The Hazet radiators are included here, plus associated water pipe plumbing. Note that a couple of radiator parts are not for use, and are presumably for a different method of mounting that we’ll see in a future release. Other parts here are the external bomb rack and their 12.5kg PuW bombs. As the manual indicates, these were only fitted from 1916 onwards. For a really agricultural experience, some 20kg Carbonit bombs are included. These are the type that were dropped by hand whilst over target! Date on these is 1914-16.







As usual, E is for engine, and from this sprue, you can make either the 100 or 100hp Daimler-Mercedes variants. A project in itself, this contains a multipart sump/crank case with breather pipes and a two part cylinder row onto which water piping is supplied for the jacket cooling, and also TWO types of camshaft and rocker boxes, dependent on whether you will build the 100hp or 120hp version. There are TWO options for the cylinders themselves, again depending on which version of the engine that your model will use. Magneto detail, plus water pump, ignition conduits. All you really need to add are ignition wiring and maybe some Taurus sparkplugs for extra realism.









With this, F, is for fuselage, and this is broken down into four separate parts. The external plywood skinning is superbly recreated, with fine panel lines, and what also appear to be rivets. These are actually the wood nail positions, which I imagine will have been driven just below the surface of the plywood. In that case, this would be a good representation of this feature. The forward engine area has beautifully recreated open louvre detail and access port/hinge detail. Wing and tail location slots are clean, and the metal fixing plates for the radiators are also moulded. The upper-rear fuselage section contains the coaming for the pilot position, in the same level of detail excellence as seen on the part on Sprue A. Note that the long edges of the parts also have a beading that protrudes slightly. This represents the spruce longerons in between which the ply sheets fit. You will need to remove a little detail around the engine, if you utilise the high water pipe installation.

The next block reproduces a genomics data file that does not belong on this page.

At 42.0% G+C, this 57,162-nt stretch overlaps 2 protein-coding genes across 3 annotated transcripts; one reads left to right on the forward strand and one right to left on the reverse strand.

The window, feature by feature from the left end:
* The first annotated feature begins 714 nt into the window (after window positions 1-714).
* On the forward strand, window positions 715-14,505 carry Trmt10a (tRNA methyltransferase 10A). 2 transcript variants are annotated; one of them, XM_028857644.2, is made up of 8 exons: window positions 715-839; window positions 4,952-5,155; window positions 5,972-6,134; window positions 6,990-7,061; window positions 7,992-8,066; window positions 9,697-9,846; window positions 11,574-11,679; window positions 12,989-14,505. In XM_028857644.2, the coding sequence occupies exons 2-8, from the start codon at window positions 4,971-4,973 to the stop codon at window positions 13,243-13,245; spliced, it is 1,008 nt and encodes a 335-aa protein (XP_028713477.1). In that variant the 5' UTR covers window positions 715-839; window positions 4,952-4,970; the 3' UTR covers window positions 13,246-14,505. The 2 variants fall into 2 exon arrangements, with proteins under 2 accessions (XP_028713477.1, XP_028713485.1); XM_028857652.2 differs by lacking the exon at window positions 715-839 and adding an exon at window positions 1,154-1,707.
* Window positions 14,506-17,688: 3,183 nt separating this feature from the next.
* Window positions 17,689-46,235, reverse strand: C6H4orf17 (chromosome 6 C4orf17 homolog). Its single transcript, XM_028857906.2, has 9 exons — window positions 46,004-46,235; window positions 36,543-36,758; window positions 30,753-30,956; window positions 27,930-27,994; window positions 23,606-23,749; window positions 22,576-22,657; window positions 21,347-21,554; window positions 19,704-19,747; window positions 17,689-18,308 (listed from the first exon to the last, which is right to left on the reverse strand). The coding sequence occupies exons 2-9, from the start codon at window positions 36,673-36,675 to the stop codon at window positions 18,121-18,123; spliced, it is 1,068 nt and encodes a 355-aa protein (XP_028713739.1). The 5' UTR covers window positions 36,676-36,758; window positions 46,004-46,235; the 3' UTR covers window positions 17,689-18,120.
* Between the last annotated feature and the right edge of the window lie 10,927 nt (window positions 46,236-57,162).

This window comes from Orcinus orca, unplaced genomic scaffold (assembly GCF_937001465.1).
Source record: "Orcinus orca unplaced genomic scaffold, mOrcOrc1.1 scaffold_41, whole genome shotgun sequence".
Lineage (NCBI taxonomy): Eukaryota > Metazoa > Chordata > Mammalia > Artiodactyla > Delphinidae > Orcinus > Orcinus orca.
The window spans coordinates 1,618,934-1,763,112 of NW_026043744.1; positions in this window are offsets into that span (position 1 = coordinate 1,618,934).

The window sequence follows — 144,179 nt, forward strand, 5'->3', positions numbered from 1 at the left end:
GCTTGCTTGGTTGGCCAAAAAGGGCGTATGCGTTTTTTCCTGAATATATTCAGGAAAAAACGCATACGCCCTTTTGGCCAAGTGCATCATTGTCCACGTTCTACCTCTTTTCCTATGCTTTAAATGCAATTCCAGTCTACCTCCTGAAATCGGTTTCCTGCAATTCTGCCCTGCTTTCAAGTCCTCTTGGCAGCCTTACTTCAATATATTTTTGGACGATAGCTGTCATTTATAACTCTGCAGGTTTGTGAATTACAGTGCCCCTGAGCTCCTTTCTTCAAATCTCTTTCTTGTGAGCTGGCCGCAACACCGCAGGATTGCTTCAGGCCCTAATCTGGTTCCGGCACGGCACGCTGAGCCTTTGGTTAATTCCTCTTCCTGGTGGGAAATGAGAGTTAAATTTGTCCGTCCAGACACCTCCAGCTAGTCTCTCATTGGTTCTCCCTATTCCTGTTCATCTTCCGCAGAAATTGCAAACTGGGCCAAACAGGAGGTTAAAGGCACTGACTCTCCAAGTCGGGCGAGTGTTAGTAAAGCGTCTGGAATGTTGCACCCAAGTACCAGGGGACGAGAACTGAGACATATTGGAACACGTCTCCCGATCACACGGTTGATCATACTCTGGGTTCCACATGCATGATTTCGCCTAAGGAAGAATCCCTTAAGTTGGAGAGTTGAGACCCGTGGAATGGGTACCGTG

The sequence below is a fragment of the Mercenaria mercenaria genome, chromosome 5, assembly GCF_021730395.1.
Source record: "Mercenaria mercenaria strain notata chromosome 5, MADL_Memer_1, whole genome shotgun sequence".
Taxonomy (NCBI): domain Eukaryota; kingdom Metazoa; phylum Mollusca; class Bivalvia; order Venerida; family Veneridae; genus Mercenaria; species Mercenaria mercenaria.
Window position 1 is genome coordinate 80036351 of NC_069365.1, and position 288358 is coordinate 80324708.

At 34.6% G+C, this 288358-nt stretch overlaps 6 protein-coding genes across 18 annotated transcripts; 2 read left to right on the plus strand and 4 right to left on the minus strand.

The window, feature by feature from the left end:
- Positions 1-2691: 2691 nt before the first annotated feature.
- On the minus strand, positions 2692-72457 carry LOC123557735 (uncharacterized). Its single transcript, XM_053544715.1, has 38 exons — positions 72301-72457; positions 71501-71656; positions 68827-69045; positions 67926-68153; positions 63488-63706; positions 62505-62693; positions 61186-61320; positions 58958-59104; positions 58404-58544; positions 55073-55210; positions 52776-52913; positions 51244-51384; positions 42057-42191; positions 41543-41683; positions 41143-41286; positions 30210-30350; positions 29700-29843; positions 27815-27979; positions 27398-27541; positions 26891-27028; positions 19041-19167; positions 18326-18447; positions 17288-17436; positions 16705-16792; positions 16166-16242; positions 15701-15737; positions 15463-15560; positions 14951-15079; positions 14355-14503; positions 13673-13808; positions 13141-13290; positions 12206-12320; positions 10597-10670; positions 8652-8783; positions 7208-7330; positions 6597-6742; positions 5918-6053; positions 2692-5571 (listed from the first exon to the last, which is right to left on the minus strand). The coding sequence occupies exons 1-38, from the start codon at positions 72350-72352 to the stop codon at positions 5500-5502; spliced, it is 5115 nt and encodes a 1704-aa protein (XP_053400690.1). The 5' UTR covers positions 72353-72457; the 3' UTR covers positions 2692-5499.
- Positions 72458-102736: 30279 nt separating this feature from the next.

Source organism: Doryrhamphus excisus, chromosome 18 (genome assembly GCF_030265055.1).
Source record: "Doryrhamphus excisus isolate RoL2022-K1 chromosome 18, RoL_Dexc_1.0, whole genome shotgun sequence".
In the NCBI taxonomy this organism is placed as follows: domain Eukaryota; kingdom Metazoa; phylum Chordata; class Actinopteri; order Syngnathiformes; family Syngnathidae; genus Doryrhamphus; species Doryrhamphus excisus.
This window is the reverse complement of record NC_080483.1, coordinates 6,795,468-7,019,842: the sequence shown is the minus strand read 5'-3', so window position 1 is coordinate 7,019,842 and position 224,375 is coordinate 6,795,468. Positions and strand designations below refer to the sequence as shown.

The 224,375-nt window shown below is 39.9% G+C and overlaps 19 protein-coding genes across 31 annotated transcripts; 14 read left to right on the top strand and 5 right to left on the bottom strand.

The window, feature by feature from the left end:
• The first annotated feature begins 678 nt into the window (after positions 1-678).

Internally, there isn’t too much detail, but there are a number of moulded frame elements within the engine bay. It appears that ejector pin marks are kept away from all visible areas too.





This last sprue contains the cockpit floor, ailerons, forward lower engine/fuselage cowl, gravity fuel tank, fin and rudder part and stabiliser and elevator parts. Note that the rudder and elevators are integrally moulded and if you wish to pose these dynamically, you would need to lightly score the joint and bend the surface gently. Surface detail on the control surfaces is stark and would not display internal elements through them, so WNW is correct in this depiction.







Plastic summary

I’ve never yet encountered any issue with WNW quality, with the exception of a couple of ejector pin marks on the odd previous release. This model has no such issues that I can see, with design being both intuitive and intelligent. Engineering isn’t overdone, and the moulding is of the highest quality, with no flaw to be seen. I can’t see any flash either, and seams are so negligible as not to be an issue.



Photo Etch


This includes a starboard wing walk panel, lap belts, and the spokes for the wheels. As these need to be formed into a dome shape, the circumference is split to allow that to happen. Separate rims are included to hide the split appearance of the spoke part. Etch quality is extremely high and connecting tabs are minimal.